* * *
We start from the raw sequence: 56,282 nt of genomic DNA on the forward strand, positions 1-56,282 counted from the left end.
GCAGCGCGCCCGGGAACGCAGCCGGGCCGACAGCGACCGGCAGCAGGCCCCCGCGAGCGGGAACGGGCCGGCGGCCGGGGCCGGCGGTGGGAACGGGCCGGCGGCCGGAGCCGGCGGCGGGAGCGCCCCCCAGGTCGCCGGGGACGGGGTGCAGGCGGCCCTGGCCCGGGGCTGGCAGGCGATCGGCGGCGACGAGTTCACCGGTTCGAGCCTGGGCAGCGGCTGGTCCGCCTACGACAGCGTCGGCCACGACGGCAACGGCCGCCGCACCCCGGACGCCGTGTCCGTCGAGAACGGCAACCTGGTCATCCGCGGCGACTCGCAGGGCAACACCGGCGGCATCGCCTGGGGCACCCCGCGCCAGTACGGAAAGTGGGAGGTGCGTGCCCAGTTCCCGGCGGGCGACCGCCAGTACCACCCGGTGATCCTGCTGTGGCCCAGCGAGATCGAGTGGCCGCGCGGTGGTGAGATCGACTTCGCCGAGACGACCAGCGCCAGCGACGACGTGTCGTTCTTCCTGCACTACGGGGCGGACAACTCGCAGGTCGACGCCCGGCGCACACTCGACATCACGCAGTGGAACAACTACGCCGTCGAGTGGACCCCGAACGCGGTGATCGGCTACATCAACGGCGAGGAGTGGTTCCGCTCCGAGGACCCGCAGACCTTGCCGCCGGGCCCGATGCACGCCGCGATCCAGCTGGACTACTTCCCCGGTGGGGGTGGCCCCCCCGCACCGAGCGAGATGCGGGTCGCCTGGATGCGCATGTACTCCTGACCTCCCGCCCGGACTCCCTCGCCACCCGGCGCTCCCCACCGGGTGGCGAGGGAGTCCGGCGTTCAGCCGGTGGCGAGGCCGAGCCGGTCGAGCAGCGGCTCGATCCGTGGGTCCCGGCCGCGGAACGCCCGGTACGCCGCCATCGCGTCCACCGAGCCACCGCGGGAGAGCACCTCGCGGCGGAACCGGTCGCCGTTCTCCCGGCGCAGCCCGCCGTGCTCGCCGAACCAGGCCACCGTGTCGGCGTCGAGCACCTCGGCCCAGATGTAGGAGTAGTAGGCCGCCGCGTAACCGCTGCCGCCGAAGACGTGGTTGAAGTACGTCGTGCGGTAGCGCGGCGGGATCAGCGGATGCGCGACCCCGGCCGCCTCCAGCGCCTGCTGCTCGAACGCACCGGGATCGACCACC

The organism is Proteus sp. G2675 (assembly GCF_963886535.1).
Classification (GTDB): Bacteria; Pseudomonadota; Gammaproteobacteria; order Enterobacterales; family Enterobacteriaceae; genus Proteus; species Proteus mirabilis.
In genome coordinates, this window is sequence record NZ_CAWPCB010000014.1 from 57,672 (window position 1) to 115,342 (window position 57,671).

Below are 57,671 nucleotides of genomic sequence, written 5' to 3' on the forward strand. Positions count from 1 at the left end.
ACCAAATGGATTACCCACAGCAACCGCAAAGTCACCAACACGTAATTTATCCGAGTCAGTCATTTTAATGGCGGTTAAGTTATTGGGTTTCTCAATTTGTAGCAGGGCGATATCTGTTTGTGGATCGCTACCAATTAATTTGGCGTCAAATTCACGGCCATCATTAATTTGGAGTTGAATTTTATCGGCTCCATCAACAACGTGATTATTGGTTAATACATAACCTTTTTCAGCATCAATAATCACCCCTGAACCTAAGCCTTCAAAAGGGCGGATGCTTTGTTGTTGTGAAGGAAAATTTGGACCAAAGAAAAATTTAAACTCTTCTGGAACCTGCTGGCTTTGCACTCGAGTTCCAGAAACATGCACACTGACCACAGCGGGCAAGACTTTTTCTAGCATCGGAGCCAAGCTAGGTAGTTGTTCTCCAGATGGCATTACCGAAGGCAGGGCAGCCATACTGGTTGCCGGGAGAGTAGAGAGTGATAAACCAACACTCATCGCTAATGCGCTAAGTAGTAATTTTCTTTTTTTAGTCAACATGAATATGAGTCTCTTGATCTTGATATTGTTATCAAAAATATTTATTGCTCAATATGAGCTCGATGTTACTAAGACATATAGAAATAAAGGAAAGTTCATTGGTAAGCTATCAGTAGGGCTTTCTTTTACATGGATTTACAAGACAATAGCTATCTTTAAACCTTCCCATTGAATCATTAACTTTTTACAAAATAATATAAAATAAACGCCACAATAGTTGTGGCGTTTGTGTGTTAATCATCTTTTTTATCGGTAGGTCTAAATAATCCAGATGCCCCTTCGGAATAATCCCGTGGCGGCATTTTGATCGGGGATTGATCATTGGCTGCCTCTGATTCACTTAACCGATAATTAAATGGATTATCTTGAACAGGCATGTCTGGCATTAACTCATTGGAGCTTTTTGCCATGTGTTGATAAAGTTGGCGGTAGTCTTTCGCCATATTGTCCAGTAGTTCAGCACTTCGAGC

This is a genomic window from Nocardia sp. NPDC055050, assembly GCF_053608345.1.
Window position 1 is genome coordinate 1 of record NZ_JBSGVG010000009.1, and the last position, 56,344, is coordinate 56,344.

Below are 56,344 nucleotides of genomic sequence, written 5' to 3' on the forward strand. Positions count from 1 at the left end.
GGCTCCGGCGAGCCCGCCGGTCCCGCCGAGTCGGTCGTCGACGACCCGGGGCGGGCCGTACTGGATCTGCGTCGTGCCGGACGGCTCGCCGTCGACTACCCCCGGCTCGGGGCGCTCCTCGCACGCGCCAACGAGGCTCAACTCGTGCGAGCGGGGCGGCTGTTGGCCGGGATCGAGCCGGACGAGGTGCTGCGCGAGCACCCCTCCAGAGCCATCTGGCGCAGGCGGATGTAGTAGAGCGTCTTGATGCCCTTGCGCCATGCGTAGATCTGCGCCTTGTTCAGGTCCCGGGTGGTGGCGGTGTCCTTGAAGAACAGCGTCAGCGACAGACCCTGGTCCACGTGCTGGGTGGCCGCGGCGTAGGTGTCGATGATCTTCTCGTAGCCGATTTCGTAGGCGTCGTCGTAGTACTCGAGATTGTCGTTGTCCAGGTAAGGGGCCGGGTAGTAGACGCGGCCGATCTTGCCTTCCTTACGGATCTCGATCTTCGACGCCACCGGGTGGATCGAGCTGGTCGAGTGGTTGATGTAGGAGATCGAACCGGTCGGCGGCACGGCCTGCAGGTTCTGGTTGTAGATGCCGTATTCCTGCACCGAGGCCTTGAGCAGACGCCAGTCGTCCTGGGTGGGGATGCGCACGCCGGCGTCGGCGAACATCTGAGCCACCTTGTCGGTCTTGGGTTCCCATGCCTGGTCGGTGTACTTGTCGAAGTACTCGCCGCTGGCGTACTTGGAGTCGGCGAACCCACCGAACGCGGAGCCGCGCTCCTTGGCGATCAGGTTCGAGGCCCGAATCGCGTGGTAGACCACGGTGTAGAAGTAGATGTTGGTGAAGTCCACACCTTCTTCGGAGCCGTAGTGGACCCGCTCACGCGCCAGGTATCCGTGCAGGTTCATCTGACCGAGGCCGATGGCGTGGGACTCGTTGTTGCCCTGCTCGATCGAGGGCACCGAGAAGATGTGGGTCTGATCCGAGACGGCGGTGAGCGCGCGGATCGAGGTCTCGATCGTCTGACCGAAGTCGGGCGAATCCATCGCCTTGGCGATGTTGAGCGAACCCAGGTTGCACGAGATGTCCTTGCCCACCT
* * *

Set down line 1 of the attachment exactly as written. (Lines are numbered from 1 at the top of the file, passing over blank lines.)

We start from the raw sequence: 56,282 nt of genomic DNA on the forward strand, positions 1-56,282 counted from the left end.